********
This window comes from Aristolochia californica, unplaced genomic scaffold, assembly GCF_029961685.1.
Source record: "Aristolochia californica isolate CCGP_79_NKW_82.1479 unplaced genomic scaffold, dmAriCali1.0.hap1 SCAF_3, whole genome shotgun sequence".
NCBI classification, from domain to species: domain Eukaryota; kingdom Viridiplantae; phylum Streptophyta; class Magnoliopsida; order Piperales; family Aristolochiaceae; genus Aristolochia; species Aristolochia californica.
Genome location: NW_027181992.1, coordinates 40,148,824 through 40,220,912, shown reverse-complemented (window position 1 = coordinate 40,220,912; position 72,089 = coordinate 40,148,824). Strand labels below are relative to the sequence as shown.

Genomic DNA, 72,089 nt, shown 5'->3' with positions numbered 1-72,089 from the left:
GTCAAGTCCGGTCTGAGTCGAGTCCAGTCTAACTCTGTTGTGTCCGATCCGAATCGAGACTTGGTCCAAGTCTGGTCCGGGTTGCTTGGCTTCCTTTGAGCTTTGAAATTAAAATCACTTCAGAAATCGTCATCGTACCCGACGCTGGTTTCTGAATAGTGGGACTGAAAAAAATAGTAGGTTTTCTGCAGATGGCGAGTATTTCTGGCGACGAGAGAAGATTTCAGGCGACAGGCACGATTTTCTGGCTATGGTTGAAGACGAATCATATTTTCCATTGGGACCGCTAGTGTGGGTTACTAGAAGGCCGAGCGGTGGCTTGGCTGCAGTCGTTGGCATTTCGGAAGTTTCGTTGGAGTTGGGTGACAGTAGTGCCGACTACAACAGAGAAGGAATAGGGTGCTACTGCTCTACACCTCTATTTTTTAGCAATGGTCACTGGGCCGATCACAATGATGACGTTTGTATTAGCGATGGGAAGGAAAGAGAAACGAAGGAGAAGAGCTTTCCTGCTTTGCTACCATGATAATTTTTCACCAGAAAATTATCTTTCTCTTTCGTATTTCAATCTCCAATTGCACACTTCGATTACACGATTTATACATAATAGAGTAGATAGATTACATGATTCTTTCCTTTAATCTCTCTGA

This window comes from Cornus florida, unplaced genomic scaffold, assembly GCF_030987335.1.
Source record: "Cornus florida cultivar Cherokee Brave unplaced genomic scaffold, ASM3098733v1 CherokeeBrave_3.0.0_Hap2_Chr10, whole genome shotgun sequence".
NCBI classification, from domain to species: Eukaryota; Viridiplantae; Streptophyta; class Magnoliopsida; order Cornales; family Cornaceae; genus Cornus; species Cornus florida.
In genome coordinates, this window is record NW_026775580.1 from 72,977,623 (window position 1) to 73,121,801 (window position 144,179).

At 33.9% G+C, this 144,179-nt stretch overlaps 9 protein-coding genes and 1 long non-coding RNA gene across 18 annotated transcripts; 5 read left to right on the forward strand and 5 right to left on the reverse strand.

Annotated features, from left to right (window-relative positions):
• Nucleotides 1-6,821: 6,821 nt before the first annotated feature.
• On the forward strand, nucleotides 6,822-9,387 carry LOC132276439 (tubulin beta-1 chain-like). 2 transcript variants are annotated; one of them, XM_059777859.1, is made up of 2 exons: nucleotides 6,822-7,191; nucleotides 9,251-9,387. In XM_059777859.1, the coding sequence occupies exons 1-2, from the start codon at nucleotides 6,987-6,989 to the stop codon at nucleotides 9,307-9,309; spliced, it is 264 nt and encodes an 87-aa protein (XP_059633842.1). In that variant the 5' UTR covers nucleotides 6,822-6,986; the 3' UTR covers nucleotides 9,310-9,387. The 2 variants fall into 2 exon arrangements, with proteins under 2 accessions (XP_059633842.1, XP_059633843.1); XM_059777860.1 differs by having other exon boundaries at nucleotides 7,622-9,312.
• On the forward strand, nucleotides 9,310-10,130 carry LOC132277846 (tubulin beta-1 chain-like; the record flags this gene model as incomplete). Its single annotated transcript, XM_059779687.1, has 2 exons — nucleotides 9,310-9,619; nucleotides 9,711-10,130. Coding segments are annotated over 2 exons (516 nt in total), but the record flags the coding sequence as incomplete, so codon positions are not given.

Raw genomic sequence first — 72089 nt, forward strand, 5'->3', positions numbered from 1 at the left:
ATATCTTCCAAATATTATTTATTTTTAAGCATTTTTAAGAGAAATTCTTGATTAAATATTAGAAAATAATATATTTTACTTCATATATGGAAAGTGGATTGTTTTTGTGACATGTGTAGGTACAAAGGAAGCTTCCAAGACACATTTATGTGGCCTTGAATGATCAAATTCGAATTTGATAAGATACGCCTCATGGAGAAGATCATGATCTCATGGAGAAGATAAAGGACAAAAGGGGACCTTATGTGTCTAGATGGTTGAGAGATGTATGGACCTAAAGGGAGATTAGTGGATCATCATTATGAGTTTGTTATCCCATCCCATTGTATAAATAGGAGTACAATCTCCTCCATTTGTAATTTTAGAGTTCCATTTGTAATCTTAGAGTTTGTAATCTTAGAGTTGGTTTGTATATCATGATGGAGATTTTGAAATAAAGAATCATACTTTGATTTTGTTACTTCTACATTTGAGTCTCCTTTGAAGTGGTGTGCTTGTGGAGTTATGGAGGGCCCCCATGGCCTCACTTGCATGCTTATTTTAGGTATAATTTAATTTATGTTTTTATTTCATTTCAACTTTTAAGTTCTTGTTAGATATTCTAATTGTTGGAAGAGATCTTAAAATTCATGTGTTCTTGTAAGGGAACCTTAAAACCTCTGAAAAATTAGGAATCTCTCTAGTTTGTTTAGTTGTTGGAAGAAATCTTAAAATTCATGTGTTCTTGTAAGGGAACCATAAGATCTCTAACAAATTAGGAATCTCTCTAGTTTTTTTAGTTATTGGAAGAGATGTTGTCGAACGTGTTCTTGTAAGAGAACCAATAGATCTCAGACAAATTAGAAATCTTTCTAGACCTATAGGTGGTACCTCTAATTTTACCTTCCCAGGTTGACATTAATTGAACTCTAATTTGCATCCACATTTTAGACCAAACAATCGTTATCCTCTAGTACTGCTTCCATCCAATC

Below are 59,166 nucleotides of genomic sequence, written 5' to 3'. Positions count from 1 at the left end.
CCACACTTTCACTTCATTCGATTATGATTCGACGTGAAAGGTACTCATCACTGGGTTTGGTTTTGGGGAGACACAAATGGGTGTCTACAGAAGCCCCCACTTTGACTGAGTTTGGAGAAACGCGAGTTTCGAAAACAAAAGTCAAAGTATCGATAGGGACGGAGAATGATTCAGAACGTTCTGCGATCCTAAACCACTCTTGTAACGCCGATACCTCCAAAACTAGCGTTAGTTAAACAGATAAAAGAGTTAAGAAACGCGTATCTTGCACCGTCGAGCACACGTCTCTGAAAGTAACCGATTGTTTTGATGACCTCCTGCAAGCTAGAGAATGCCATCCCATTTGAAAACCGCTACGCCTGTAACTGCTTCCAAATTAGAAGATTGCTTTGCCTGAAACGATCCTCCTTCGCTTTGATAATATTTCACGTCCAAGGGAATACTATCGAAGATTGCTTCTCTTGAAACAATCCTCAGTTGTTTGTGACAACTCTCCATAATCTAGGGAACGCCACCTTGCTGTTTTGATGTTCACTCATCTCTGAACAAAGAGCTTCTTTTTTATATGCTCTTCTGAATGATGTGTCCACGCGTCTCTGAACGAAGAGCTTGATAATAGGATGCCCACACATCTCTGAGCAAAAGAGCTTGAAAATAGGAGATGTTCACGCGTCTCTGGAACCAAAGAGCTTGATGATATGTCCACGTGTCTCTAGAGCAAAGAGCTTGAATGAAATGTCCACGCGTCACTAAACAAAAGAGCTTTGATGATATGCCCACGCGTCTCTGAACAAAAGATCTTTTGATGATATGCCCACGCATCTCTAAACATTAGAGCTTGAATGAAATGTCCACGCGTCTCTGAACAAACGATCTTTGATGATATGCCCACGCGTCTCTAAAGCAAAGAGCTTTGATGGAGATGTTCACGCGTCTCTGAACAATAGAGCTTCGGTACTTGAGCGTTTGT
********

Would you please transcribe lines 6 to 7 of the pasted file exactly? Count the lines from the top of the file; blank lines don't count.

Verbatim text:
GTCAAGTCCGGTCTGAGTCGAGTCCAGTCTAACTCTGTTGTGTCCGATCCGAATCGAGACTTGGTCCAAGTCTGGTCCGGGTTGCTTGGCTTCCTTTGAGCTTTGAAATTAAAATCACTTCAGAAATCGTCATCGTACCCGACGCTGGTTTCTGAATAGTGGGACTGAAAAAAATAGTAGGTTTTCTGCAGATGGCGAGTATTTCTGGCGACGAGAGAAGATTTCAGGCGACAGGCACGATTTTCTGGCTATGGTTGAAGACGAATCATATTTTCCATTGGGACCGCTAGTGTGGGTTACTAGAAGGCCGAGCGGTGGCTTGGCTGCAGTCGTTGGCATTTCGGAAGTTTCGTTGGAGTTGGGTGACAGTAGTGCCGACTACAACAGAGAAGGAATAGGGTGCTACTGCTCTACACCTCTATTTTTTAGCAATGGTCACTGGGCCGATCACAATGATGACGTTTGTATTAGCGATGGGAAGGAAAGAGAAACGAAGGAGAAGAGCTTTCCTGCTTTGCTACCATGATAATTTTTCACCAGAAAATTATCTTTCTCTTTCGTATTTCAATCTCCAATTGCACACTTCGATTACACGATTTATACATAATAGAGTAGATAGATTACATGATTCTTTCCTTTAATCTCTCTGA

This window comes from Cornus florida, unplaced genomic scaffold, assembly GCF_030987335.1.